The signs may be mild enough or not sufficiently troublesome for owners to report.  Some owners might feel that these changes are a natural consequence of aging or that there is no available treatment. Therefore owners must be made aware that any emerging problems could be indicative of underlying health problems for which prompt and early treatment would be most effective.  In addition twice yearly examinations with blood and urine screening can help to identify problems even before outward signs become evident.

What recommendations would you give to pet owners in seeking answers and treatment options for behavioral issues in senior pets? When would you suggest pet owners visit a veterinary behaviorist?

First and foremost owners should report any change in health or behavior no matter how subtle to their veterinarian.  Most health and behavioral issues can be addressed by your family veterinarian.  However, behavior problems that are intense or that persist after initial treatment such as fears, phobias, anxiety, night waking, or house soiling should be referred to a veterinary behaviorist.

Your look at dogs growing old with grace debunks the old saying that “you can’t teach an old dog new tricks.” Enrichment is a big part of this. What “tricks” can help pet owners slow the aging process and correct the associated behavioral issues?

Optimal health can be maintained by keeping the body and mind stimulated and enriched.  However, it is essential to work within the physical and mental limitations of your senior pet.  Enrichment should be physical, mental and social including exercise, reward based training, and play with family members and other pets, and object play with chew toys, and food and treats hidden or stuffed into the toys for searching and manipulation.  Get guidance from your veterinarian as to what your pet can do and what to avoid so that you can make modifications that allow you to continue to provide adequate enrichment.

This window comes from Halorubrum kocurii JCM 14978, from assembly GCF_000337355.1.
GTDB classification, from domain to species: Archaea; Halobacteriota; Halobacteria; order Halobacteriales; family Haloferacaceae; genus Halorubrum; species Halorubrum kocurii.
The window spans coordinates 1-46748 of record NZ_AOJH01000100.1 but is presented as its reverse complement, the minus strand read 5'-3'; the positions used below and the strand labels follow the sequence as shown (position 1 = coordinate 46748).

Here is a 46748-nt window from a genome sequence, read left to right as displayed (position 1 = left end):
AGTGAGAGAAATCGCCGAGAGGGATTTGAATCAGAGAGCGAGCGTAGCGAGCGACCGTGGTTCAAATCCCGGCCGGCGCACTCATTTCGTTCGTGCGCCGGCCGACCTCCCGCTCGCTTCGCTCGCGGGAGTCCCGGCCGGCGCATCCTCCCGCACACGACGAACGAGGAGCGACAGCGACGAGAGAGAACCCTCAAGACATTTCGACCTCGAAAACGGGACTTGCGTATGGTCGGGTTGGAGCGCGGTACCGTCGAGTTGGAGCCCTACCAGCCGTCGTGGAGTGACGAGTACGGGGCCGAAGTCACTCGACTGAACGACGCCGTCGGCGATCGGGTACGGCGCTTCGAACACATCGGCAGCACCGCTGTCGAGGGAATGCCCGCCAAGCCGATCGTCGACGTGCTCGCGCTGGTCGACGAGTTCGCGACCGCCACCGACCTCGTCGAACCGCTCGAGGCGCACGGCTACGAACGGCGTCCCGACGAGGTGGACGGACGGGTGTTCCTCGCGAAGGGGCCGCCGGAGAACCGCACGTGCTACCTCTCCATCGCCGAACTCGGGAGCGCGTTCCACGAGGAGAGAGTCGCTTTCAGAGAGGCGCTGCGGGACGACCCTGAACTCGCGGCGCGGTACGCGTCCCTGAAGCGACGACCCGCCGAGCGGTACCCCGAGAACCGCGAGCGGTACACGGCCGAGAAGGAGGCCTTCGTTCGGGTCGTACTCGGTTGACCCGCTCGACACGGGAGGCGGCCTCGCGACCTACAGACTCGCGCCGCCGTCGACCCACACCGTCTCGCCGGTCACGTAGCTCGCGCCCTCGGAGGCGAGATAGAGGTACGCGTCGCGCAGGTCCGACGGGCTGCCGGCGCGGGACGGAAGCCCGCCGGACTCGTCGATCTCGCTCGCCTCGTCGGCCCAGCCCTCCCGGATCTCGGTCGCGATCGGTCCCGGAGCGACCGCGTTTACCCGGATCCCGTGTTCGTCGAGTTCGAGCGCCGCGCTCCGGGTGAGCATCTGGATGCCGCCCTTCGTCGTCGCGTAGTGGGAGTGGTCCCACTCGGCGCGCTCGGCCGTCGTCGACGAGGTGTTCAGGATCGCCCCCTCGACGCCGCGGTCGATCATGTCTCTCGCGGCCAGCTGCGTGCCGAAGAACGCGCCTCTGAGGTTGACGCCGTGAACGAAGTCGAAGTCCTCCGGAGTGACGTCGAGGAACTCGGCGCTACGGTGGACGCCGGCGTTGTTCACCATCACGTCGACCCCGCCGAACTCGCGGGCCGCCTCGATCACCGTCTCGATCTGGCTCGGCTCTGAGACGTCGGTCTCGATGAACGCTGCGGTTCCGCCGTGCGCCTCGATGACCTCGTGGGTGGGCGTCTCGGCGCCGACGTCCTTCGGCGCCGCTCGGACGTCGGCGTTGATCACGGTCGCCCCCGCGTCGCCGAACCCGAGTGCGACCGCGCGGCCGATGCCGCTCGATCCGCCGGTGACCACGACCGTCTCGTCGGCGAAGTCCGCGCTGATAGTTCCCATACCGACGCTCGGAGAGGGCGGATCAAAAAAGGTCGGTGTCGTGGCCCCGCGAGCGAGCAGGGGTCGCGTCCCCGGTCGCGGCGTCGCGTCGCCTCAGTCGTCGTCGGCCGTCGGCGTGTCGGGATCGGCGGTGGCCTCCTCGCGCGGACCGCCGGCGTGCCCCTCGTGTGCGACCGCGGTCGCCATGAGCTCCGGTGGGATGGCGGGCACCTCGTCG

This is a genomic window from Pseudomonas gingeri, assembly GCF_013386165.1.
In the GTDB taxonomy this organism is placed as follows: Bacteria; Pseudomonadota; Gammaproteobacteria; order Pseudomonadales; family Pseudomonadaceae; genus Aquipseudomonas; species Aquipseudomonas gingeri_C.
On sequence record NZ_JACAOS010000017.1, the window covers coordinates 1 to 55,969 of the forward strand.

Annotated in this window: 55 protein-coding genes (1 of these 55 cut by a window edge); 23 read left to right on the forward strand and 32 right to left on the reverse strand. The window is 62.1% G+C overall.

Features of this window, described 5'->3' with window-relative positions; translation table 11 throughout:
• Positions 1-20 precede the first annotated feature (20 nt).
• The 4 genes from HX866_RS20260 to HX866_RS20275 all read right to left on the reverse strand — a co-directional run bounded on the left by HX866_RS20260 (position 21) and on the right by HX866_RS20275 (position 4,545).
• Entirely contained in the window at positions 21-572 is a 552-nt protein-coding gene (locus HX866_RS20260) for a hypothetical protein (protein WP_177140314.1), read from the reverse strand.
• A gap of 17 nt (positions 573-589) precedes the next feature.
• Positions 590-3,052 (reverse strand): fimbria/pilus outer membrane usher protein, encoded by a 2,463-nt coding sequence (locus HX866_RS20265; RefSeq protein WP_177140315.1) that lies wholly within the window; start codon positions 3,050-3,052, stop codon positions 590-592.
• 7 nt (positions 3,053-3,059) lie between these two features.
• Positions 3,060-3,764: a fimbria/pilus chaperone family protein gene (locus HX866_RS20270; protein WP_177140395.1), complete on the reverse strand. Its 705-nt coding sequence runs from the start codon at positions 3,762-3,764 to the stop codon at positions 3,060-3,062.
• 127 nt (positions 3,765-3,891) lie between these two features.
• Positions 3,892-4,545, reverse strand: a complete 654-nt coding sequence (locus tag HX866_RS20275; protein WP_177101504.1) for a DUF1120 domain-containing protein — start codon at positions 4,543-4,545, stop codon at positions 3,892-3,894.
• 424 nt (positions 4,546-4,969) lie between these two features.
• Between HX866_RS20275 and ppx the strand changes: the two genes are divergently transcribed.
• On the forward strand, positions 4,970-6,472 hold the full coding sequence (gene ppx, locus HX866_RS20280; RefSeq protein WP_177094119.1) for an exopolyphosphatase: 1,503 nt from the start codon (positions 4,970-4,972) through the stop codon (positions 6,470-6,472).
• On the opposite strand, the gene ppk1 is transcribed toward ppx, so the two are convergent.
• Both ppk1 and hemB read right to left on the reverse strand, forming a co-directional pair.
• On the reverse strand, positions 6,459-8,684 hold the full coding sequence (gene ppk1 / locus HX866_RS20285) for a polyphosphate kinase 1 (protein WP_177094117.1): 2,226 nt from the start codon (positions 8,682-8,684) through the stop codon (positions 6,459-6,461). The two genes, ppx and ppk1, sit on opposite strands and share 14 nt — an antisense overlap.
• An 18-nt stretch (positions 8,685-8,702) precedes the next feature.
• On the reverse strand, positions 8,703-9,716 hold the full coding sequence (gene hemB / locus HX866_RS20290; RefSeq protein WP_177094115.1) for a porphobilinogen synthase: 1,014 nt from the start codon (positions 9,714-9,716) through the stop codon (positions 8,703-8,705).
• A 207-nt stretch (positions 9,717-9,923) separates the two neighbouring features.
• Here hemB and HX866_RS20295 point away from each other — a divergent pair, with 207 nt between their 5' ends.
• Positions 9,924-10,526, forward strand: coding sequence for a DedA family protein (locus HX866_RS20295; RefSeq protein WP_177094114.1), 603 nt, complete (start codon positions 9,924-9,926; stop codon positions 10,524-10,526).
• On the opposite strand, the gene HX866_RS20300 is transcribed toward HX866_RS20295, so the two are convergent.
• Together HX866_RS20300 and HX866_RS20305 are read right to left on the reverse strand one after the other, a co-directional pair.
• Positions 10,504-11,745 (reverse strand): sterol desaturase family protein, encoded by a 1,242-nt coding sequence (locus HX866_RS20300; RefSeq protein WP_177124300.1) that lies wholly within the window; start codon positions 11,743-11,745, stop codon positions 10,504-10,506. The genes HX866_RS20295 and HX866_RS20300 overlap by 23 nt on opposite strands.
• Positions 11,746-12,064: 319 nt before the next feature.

Your experience with Grace, your beloved Nova Scotia Duck Tolling Retriever, is both heartwarming and informative. You no doubt learned a lot along the way. What does the future hold in finding more ways to diagnose and treat behavioral and medical issues to help more dogs such as Grace extend their days living happier, healthier lives?

Veterinary medicine is likely to closely parallel human medicine in that advances and research to improve physical health, brain health and longevity in humans should also benefit pets while what we learn about health and aging in dogs can also benefit humans.  Advances in diagnostics, both in equipment and in identifying early markers of disease, would allow for earlier intervention to prevent, slow the progress, or better manage disease and discomfort.  In addition, research continues into finding new therapeutic options for the prevention and treatment of pain, disease, and brain health, and for assessing their efficacy.

Is there anything else you would like to add?

A number of diets, drugs and supplements are currently available or in development that might improve cognitive function or prevent and slow cognitive decline. Ask your veterinarian what’s best for your pet.  In addition, maintaining and improving brain health and improving cognitive function starts with the control and treatment of underlying health issues, managing or minimizing pain, maintaining physical and mental enrichment through play, training and exercise. If you notice behavioral changes in your aging pet, even if mild or subtle, see your veterinarian and if problems persist or progress, referral to a specialist might then be an option.


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The information provided in the Goodnewsforpets ACVB Helping People Help Their Pets columns is for educational and informational purposes only and is not intended to replace the services of a veterinary behaviorist. The information should also not be construed as a recommendation by the ACVB or for any course of action regarding veterinary medical or behavioral advice. The editors, authors and publisher disclaim any responsibility for adverse effects resulting directly or indirectly from information in this column.